Thursday, 20 December 2012

Carwyn's Christmas project.

Whilst Wales was hearing about the intention to nationalise an airport a report was produced on a British Bill of Rights. Its implications for the rights of Welsh people might be profound.
Mr Cameron established a Commission to appease many in the Conservative ranks that were hostile towards the European convention on human rights and the Human Rights Act.  
Not to put to fine a point on it there are many his parties that want nothing to do with human rights legislation at all. No votes for prisoners. Lets send people abroad to be tortured without due process etc. You get the agenda.

Many in Wales thought that looking at introducing a Bill of Rights for the UK was misconceived and might undermine devolved government. To produce it at a time Wales is beginning to debate its place in the Union and Scotland is due to hold a referendum, shows particular bad timing.
The truth of the matter is that it was an English problem, indeed a Tory backwoodsman problem that Cameron faced. There was little or no call for a UK Bill of Rights from Wales or Scotland. 
It could be argued that the protection of rights  should be as much a matter for the Welsh Assembly as for the UK Parliament. 
A case certainly could be made for a Welsh Bill of Rights.  After all Wales had its own criminal system until the Statute of Rhuddlan and civil law lasted until the times of Henry V111. 
So when the English want to base their own human rights on the heritage from Magna Carta we too have a heritage that we can base our own Rights legislation on. After all enacting a bill of rights in Wales would be an opportunity to articulate the indigenous traditions of Wales’s very own legal and cultural systems.
After all as inhabitants of the new Wales we need rights and freedoms more closely attuned to our national circumstances. 
It ought to be made clear to the UK government that any changes to the current framework of human rights legislation as they might affect Wales should be a matter solely for the Welsh Government and National Assembly. 
There is a real danger that if Westminster decided to go ahead and introduce a UK Bill of Rights Wales’s current constitutional position might be seriously undermined.
The call by Carwyn Jones for a Constitutional Convention has been steadfastly ignored by David Cameron.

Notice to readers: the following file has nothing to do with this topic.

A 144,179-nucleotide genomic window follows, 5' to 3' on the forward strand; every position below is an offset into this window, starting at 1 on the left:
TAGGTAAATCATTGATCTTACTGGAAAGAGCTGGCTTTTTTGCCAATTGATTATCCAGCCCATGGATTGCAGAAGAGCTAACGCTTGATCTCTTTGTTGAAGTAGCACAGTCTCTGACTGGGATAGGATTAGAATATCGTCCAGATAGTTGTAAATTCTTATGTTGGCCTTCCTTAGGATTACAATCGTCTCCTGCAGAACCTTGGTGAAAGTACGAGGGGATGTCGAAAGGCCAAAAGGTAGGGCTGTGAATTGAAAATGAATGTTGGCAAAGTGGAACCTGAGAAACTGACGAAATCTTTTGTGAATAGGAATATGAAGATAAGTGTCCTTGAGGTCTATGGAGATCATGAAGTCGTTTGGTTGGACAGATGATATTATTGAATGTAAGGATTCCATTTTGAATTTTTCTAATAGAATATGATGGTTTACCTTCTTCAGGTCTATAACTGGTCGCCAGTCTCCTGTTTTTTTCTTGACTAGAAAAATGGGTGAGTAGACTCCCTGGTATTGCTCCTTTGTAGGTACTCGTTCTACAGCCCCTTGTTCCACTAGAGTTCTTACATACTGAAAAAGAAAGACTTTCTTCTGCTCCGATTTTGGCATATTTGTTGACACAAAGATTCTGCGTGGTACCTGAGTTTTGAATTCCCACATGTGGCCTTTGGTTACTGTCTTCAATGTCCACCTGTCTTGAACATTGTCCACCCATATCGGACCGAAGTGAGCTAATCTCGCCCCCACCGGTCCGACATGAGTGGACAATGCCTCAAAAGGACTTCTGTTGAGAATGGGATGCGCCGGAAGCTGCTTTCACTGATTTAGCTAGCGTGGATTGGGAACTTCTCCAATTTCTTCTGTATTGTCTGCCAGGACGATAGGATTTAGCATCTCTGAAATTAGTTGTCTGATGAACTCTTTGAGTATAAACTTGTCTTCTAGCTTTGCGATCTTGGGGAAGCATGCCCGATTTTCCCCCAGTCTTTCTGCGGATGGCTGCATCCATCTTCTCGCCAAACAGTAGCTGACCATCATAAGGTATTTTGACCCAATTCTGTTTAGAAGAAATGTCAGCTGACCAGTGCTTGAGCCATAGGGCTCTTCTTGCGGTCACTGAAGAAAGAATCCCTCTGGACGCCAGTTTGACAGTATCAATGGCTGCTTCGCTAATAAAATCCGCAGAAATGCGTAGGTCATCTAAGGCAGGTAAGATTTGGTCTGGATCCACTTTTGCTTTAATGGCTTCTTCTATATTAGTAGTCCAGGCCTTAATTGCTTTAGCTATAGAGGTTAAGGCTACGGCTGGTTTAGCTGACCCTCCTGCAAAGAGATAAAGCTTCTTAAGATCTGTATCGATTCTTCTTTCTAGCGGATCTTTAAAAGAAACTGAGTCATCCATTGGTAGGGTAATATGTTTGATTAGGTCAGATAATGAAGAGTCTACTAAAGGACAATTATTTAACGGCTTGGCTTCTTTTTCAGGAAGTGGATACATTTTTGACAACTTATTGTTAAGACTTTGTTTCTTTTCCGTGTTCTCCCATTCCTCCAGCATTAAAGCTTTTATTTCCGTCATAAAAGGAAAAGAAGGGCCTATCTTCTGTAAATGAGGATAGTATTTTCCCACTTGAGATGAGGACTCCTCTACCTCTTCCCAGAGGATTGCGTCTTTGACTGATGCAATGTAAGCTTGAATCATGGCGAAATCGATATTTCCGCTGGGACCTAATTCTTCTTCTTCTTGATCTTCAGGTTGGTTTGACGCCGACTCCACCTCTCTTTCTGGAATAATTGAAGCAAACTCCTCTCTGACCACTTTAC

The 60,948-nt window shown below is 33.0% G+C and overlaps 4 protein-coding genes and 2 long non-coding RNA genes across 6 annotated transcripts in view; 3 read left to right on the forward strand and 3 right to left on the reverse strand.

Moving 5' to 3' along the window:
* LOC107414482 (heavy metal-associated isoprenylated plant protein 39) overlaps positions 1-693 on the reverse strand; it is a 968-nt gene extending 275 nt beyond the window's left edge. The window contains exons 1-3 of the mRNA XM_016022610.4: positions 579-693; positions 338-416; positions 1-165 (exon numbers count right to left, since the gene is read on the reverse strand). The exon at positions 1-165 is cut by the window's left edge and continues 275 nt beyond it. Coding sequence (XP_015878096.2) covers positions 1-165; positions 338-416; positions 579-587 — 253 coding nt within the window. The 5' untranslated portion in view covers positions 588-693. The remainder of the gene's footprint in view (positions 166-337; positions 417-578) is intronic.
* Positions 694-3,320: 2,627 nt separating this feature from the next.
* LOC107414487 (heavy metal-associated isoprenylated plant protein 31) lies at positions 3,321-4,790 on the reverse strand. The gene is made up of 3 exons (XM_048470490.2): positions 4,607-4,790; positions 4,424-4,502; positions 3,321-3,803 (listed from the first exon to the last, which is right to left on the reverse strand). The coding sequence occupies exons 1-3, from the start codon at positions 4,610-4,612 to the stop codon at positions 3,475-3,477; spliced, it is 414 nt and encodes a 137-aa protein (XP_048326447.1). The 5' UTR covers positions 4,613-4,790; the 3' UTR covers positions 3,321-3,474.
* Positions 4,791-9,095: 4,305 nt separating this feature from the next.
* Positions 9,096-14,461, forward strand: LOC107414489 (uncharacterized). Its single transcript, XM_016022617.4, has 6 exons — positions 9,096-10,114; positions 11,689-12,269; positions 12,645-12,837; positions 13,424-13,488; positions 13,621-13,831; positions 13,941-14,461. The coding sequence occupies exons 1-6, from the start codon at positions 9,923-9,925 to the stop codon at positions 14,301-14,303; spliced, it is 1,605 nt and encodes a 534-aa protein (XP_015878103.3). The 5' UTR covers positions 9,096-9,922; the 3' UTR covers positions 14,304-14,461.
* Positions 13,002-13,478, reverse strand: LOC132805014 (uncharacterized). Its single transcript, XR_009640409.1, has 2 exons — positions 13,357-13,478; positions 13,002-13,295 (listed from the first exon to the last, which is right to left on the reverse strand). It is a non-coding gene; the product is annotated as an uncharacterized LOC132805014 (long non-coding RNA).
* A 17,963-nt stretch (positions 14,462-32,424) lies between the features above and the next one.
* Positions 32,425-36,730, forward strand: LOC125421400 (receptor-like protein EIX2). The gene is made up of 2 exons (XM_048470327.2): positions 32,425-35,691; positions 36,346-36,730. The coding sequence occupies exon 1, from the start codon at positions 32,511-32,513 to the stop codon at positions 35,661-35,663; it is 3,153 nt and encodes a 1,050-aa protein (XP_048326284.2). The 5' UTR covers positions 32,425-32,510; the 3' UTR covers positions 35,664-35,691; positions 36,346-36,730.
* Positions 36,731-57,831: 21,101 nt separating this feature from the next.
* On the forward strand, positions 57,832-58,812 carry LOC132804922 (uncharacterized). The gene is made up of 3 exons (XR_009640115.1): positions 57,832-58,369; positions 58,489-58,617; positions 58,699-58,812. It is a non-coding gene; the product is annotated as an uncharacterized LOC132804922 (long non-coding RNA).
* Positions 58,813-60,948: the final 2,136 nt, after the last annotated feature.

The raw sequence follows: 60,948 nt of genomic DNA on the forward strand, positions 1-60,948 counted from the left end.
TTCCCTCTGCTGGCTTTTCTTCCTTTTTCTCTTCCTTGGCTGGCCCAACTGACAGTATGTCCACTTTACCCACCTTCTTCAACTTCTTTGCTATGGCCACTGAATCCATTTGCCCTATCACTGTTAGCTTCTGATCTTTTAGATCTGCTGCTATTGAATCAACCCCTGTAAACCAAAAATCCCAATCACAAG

In such circumstances Carwyn Jones should take use the Yule tide break  to good effect. Rather than an anodyne new year messages he should spend his Christmas drafting a new bill of rights for Wales. After all he is a lawyer. So forget Mr Cameron and Sir Leigh Lewis’s commission let our First Minister be the new Hywel Dda and draft our own Bill of Rights
When Wales recovers from its binge what better way to drive away the hangovers than to discuss what rights the people of Wales should have.
Meanwhile dear reader have a good Christmas. The blog will be back in January.


  1. Good idea. A Welsh bill of rights would need to include social, economic, environmental and cultural/linguistic rights which go beyond the relatively narrow scope of the existing Human Rights Act. A lot of work has been done in this regard in Northern Ireland.

  2. 'Welsh' Labour will never get permission from their bosses in London to do it, even if they were so inclined "we are only Welshies and we knows our place sir"

  3. A Welsh bill of rights should place as number one that Wales is the only country in the world where Welsh is spoken and as such has a unique responsibility to defend, promote and use that language in all walks of life fully. If not, there is no point to having a Wales or a Welsh bill of rights. We may as well be an extension, albeit a more 'communitarian'(if anyone believes that) part of England.

    We a Welsh state doesn't defend and promote Welsh then no other state will.

    But a Welsh Bill of Rights is not worth the paper it's written on if Carwyn Jones continues with Labour's wish to build 320,000 new houses in Wales which will further minoritize the Welsh language.